in society, is married to Richard, and is most well known for her giving of lavish parties. Throughout the novel, as she comes across the people in her life from past and present, what she says and thinks often contradicts how she really feels. At the party for instance, she greets all of her guests by saying, “How delightful to see you!” […] She was at her worst—effusive, insincere” (167). She believes her party is going to be a failure and is pained at the sight of her unpopular cousin Ellie Henderson. But for the sake of keeping up appearances she does not reveal her true feelings for others, living out Peter’s prediction of acting perfect towards others. Upon hearing the news of Septimus’s death, she feels a mixture of admiration and guilt; guilt that he killed himself because of the pressure that the rules of society tried to make him vanish while she was “forced to stand here in her evening dress” in an attempt to please that same society (185). She also praises him for his decision in committing suicide, glad that he had “thrown it away” (186). Unlike him, she would have to go on in life posing as Mrs. Dalloway, “not even Clarissa anymore” (11).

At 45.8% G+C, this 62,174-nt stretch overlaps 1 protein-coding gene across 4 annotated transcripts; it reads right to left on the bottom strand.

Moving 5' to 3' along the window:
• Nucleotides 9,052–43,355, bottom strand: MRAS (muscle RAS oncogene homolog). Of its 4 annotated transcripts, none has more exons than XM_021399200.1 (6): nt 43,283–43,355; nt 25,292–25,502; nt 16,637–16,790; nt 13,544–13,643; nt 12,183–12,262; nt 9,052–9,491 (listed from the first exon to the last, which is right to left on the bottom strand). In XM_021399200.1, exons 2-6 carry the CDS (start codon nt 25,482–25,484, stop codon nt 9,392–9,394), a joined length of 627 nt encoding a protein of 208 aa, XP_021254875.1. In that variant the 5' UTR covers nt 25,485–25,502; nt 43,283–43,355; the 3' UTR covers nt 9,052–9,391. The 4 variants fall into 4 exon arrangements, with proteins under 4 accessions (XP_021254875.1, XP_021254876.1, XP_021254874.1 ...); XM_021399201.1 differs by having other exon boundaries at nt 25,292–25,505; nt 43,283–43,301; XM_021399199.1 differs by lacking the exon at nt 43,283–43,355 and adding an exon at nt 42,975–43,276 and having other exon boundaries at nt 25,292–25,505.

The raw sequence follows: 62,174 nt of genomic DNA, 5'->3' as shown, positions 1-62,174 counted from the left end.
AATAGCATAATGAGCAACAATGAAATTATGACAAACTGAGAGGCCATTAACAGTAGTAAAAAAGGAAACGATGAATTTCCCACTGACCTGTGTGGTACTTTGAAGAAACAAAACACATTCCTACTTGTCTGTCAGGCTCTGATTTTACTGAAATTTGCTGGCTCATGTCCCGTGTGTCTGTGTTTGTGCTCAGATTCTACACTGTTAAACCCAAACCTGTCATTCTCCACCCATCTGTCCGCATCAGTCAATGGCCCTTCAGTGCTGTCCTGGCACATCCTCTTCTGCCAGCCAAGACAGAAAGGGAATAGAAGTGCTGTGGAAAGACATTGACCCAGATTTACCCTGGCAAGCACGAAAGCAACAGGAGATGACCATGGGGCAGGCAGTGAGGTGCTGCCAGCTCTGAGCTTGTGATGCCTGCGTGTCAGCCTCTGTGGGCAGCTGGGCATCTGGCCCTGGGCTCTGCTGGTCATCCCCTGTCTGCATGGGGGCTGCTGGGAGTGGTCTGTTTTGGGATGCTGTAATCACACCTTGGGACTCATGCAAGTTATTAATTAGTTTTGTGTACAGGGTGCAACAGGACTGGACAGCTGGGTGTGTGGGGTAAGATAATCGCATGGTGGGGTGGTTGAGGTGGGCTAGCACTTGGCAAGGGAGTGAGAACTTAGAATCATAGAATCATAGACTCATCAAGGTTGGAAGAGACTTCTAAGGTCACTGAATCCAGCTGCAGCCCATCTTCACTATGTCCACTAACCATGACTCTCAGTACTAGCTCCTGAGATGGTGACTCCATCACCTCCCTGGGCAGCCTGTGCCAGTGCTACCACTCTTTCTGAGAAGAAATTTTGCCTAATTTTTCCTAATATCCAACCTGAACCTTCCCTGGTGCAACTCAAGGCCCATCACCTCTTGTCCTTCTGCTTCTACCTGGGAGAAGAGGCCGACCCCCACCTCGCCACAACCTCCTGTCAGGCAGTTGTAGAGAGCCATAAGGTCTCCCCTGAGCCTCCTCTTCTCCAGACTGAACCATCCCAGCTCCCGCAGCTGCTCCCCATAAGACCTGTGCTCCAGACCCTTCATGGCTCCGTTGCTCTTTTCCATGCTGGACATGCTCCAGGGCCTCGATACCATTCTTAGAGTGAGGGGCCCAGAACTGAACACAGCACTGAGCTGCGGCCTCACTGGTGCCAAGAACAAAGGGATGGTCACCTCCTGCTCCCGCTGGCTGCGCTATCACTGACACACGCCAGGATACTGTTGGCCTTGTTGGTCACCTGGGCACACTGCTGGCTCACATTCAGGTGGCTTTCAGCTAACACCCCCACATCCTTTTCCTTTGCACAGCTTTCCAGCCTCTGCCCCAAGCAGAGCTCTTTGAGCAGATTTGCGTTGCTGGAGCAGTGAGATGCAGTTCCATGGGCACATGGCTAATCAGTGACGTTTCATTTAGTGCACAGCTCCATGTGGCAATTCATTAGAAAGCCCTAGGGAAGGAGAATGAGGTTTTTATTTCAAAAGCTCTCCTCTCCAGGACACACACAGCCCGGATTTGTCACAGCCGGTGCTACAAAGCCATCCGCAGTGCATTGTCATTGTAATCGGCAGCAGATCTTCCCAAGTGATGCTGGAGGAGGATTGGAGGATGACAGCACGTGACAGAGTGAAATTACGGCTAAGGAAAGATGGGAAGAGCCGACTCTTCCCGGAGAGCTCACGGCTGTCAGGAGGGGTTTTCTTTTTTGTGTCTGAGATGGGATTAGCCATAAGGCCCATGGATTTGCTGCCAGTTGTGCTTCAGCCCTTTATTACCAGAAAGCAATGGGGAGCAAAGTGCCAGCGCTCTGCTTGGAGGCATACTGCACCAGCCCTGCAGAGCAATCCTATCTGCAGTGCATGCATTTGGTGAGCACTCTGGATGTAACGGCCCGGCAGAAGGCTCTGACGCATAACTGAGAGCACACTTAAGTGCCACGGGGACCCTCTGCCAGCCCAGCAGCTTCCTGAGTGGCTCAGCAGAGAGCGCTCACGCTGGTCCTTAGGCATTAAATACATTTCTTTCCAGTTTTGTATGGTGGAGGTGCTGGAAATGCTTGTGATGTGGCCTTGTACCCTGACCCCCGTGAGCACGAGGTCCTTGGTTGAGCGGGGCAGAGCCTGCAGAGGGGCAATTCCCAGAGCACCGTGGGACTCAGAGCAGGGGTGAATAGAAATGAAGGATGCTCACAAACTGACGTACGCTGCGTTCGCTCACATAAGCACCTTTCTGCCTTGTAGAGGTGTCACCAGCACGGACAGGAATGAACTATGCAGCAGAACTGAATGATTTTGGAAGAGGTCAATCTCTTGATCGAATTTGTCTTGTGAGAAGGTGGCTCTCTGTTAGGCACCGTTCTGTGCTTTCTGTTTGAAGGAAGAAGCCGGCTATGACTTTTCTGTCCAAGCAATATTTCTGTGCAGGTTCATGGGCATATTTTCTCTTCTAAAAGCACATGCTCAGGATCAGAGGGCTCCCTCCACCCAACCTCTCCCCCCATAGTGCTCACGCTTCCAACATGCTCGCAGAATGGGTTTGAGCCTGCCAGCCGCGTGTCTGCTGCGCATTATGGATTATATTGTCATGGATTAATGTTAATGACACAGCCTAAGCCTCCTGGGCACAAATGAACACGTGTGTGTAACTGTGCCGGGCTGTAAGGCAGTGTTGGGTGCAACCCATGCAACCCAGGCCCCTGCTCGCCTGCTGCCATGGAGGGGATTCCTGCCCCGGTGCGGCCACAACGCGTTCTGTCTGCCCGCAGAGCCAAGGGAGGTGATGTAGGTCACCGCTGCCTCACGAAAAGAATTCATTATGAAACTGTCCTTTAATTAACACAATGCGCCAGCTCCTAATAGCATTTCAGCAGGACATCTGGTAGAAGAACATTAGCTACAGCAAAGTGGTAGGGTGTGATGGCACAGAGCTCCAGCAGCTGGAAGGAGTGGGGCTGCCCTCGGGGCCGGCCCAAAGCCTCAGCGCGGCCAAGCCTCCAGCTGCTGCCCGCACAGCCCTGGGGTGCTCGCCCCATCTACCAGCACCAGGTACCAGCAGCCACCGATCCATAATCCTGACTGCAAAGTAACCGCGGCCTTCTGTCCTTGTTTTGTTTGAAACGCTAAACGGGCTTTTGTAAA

As previously stated, Macabea could not be further away from Clarissa on the social ladder. She is living in the slums of Rio de Janeiro, an area which Rodrigo describes as depraved and to be avoided (Lispector 30). Her job as a typist gives her enough money to live in a tenement, eat meagerly, and afford occasional pleasures like the cinema but not much else. Rodrigo notes that life is meant to light up when you press a certain button, but Macabea did not know which button to press, and that “she wasn’t even aware that she lived in a technological society where she was a mere cog in the machine” (29). Nobody pays attention to Macabea on the streets and she never seeks it out. She is unaware of the expectation of fitting into society and does not try to achieve it. To her, a passive life is satisfactory enough. Her ignorance of the world and how to improve